That woman is selfish. That church is all about the money. That kid is a brat. That man is evil.
But here’s the truth – it really is never that simple, right?
We are each capable of honor and beauty, love and glory, to an extent that is a preview of heaven. And we are each capable of terrible evil that is absolutely deserving of the fires of hell. We are a glorious chaotic mix of contradictions, moving towards one end of the spectrum or the other.
We know this about ourselves, so we enter the world defensive and self-protective from the start. We desperately want people to see the depths of good in us, but we want to hide the weakness and darkness. We expect the world to believe the best in us, and yet we instinctively assume the worst in people around us – especially people who are different.
When you study history – you see this common theme of fear and distrust of people who are different – a willingness to assume the absolute worst of anyone we don’t understand. It is the basis of quarrels, war and genocide, racism, sexism and ageism. It is the common evil of humanity – a rush to judgment and an instinctive need to position ourselves as better than others.
What if, for just a few moments, we could turn that off? What if we could, in humility, realize our weaknesses, sins, struggles, and darkness while we see the beauty, light, glory, and goodness of others?
What if we didn’t compete? What if we didn’t judge the character of people around us based on the one negative thing we know about them?
We’d be free, right?
We’d be more loving.
We’d be like Christ.
He was the only perfect man – yet somehow He was also the only man who truly considered others before Himself. He somehow saw something in us worth fighting for – worth dying for. Despite our darkness. He didn’t have a dark side, but while we put Him to death, He willingly took on the sin and darkness hidden in our hearts. While we put Him to death He loved. He made himself nothing to save us from the judgment and death we deserve, dying a brutal death like a common thief. And when He rose from the dead defeating death, He opened the door for us to be righteous. We, too, could share not only in His glory for all eternity, but in His humility here on earth. We too, with the power of Christ in us, can put others before ourselves.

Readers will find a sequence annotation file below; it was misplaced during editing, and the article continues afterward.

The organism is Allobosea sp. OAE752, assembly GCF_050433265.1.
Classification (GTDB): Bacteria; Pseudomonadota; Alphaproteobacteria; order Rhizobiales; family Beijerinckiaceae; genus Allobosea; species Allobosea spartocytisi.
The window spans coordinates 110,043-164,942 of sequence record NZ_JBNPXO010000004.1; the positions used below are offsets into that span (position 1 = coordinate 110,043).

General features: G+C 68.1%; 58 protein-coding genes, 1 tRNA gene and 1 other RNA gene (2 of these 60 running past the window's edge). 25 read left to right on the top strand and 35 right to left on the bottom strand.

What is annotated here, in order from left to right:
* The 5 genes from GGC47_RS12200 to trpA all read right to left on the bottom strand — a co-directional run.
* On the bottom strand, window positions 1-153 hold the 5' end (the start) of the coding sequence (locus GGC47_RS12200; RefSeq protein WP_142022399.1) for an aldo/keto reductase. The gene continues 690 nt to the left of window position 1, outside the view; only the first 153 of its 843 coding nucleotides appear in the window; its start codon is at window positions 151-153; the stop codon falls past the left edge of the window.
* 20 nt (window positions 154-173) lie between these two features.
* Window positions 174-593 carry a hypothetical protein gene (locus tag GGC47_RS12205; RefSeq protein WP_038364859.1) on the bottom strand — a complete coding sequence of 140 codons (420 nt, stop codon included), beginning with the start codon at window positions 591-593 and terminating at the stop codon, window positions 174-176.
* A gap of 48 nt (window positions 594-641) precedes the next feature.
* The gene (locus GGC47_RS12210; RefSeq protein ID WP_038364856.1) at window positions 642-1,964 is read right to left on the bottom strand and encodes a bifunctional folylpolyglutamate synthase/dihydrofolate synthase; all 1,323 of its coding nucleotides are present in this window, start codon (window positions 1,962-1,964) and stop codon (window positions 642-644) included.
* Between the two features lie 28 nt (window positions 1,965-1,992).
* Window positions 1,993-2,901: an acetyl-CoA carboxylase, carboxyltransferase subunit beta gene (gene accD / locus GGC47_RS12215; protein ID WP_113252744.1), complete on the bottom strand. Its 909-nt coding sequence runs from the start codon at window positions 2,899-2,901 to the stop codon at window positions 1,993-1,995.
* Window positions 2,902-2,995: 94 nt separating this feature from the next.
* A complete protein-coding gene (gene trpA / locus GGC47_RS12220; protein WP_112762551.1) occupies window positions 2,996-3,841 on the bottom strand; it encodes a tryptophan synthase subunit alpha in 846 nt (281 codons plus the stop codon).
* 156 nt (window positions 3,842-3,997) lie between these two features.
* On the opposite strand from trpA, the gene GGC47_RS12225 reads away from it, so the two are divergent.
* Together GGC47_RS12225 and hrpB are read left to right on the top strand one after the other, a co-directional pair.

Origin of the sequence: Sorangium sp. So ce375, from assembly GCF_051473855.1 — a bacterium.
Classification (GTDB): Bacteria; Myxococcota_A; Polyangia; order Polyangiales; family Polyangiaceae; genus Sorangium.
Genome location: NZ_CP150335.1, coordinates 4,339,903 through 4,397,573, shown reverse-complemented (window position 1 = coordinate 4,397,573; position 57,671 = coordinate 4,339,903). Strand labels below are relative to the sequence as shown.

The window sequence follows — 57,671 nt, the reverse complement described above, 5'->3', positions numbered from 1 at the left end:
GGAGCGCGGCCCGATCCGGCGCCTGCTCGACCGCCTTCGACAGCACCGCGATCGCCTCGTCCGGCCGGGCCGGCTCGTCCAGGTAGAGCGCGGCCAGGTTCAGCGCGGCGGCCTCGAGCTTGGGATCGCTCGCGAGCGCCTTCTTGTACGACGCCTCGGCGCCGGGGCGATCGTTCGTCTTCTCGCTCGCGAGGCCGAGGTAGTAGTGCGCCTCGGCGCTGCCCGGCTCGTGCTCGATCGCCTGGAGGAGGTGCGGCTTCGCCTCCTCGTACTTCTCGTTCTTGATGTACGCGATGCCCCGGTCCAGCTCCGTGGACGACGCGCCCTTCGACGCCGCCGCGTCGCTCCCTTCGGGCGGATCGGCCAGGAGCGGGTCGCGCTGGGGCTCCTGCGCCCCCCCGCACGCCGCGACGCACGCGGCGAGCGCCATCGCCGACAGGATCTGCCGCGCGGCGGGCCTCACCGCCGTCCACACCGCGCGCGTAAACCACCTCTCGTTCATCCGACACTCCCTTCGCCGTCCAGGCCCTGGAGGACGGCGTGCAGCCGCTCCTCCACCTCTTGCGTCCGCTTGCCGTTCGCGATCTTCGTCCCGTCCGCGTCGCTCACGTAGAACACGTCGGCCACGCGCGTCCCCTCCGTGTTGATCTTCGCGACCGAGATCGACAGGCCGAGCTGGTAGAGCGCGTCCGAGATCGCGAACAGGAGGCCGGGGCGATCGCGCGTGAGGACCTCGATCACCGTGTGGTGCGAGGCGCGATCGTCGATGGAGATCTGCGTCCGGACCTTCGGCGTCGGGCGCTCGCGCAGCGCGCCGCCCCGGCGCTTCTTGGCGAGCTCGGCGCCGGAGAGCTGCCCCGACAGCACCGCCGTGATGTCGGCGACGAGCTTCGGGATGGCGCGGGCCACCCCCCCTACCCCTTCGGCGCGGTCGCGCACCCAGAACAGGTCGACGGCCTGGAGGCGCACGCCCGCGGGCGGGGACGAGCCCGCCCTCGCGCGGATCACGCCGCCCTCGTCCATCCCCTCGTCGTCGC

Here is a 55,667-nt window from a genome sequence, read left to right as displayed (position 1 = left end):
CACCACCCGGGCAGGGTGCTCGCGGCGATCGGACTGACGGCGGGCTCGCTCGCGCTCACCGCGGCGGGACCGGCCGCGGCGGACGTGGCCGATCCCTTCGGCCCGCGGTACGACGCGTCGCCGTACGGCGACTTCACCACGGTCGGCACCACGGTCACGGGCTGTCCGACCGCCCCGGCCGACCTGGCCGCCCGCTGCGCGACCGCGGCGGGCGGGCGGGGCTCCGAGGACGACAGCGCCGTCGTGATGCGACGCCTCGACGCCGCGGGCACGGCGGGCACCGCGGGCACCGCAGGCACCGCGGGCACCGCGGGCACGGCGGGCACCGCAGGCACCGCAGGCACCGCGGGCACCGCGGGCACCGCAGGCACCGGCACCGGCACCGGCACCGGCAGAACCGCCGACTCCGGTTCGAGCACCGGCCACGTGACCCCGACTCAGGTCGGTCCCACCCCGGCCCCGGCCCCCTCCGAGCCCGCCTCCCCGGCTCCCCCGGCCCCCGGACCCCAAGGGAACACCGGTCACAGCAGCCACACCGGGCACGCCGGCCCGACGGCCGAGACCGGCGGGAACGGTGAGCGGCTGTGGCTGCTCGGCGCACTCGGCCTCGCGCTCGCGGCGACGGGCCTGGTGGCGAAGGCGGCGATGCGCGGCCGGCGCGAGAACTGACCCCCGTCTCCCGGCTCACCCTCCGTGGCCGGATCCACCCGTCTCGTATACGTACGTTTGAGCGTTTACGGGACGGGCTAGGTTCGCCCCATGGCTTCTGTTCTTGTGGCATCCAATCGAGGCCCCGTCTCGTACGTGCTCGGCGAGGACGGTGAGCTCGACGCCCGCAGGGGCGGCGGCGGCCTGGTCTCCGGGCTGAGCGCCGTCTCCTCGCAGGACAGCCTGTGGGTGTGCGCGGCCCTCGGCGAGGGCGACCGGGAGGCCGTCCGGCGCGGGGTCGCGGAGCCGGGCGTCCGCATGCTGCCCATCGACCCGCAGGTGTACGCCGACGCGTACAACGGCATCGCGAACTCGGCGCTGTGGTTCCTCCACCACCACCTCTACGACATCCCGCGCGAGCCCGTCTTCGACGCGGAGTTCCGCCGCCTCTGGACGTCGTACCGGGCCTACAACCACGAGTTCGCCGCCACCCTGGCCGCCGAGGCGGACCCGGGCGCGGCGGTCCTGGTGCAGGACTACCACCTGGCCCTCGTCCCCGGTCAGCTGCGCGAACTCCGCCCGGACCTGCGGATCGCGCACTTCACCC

Therefore if you have any encouragement from being united with Christ, if any comfort from his love, if any common sharing in the Spirit, if any tenderness and compassion, then make my joy complete by being like-minded, having the same love, being one in spirit and of one mind. Do nothing out of selfish ambition or vain conceit. Rather, in humility value others above yourselves, not looking to your own interests but each of you to the interests of the others.
In your relationships with one another, have the same mindset as Christ Jesus:
Who, being in very nature God,
did not consider equality with God something to be used to his own advantage;
rather, he made himself nothing
by taking the very nature of a servant,
being made in human likeness.
And being found in appearance as a man,
he humbled himself
by becoming obedient to death—
even death on a cross! -Phil 2
So I think we have a choice as we interact with the people in our world. We can continue the broken, evil, human cycle of judgment and self-protection. Or we can, only by the power of Christ, give grace, love, dignity, and respect to others. Even to people who, in our estimation or our inherently flawed judgment, don’t deserve it.
Sounds simple, doesn’t it? Not for this girl.
Come Jesus Come. I need You to change me.
By this all men will know that you are my disciples, if you love one another. John 13:35